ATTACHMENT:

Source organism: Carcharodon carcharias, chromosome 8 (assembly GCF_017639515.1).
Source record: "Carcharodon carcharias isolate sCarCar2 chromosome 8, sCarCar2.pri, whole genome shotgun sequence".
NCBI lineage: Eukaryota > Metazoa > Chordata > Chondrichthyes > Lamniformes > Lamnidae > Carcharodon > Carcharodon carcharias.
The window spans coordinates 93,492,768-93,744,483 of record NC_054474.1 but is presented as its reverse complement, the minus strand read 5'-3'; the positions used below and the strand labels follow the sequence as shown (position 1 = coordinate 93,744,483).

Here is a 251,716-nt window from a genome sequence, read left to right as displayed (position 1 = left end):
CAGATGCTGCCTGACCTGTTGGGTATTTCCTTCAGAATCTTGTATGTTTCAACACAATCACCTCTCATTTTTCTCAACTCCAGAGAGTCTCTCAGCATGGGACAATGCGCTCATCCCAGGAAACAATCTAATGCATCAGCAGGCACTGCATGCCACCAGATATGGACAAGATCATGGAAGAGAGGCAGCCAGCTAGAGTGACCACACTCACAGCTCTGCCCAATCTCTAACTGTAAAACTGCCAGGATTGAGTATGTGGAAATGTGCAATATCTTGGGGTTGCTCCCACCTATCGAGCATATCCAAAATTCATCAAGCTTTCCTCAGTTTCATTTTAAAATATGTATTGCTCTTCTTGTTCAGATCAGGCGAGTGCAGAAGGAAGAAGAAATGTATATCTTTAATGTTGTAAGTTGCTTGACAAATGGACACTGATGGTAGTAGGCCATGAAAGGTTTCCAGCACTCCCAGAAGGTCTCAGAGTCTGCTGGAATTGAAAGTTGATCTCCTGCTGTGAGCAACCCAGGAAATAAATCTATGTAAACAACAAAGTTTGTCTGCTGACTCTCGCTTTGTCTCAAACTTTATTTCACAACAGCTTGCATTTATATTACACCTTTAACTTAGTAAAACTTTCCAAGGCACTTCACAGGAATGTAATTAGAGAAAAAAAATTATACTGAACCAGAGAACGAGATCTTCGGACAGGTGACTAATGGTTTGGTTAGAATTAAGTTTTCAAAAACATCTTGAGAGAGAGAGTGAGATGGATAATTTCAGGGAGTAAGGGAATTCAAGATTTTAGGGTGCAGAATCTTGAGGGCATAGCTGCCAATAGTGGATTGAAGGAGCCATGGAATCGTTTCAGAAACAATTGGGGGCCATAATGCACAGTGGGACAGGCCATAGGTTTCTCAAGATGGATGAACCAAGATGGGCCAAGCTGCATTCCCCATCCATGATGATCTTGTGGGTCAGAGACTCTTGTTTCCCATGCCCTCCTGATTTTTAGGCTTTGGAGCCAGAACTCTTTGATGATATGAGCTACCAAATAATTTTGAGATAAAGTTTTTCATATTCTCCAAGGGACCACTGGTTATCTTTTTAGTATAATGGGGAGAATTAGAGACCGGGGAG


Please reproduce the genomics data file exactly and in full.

Source organism: Carcharodon carcharias, chromosome 8 (assembly GCF_017639515.1).
Source record: "Carcharodon carcharias isolate sCarCar2 chromosome 8, sCarCar2.pri, whole genome shotgun sequence".
NCBI lineage: Eukaryota > Metazoa > Chordata > Chondrichthyes > Lamniformes > Lamnidae > Carcharodon > Carcharodon carcharias.
The window spans coordinates 93,492,768-93,744,483 of record NC_054474.1 but is presented as its reverse complement, the minus strand read 5'-3'; the positions used below and the strand labels follow the sequence as shown (position 1 = coordinate 93,744,483).

Here is a 251,716-nt window from a genome sequence, read left to right as displayed (position 1 = left end):
CAGATGCTGCCTGACCTGTTGGGTATTTCCTTCAGAATCTTGTATGTTTCAACACAATCACCTCTCATTTTTCTCAACTCCAGAGAGTCTCTCAGCATGGGACAATGCGCTCATCCCAGGAAACAATCTAATGCATCAGCAGGCACTGCATGCCACCAGATATGGACAAGATCATGGAAGAGAGGCAGCCAGCTAGAGTGACCACACTCACAGCTCTGCCCAATCTCTAACTGTAAAACTGCCAGGATTGAGTATGTGGAAATGTGCAATATCTTGGGGTTGCTCCCACCTATCGAGCATATCCAAAATTCATCAAGCTTTCCTCAGTTTCATTTTAAAATATGTATTGCTCTTCTTGTTCAGATCAGGCGAGTGCAGAAGGAAGAAGAAATGTATATCTTTAATGTTGTAAGTTGCTTGACAAATGGACACTGATGGTAGTAGGCCATGAAAGGTTTCCAGCACTCCCAGAAGGTCTCAGAGTCTGCTGGAATTGAAAGTTGATCTCCTGCTGTGAGCAACCCAGGAAATAAATCTATGTAAACAACAAAGTTTGTCTGCTGACTCTCGCTTTGTCTCAAACTTTATTTCACAACAGCTTGCATTTATATTACACCTTTAACTTAGTAAAACTTTCCAAGGCACTTCACAGGAATGTAATTAGAGAAAAAAAATTATACTGAACCAGAGAACGAGATCTTCGGACAGGTGACTAATGGTTTGGTTAGAATTAAGTTTTCAAAAACATCTTGAGAGAGAGAGTGAGATGGATAATTTCAGGGAGTAAGGGAATTCAAGATTTTAGGGTGCAGAATCTTGAGGGCATAGCTGCCAATAGTGGATTGAAGGAGCCATGGAATCGTTTCAGAAACAATTGGGGGCCATAATGCACAGTGGGACAGGCCATAGGTTTCTCAAGATGGATGAACCAAGATGGGCCAAGCTGCATTCCCCATCCATGATGATCTTGTGGGTCAGAGACTCTTGTTTCCCATGCCCTCCTGATTTTTAGGCTTTGGAGCCAGAACTCTTTGATGATATGAGCTACCAAATAATTTTGAGATAAAGTTTTTCATATTCTCCAAGGGACCACTGGTTATCTTTTTAGTATAATGGGGAGAATTAGAGACCGGGGAG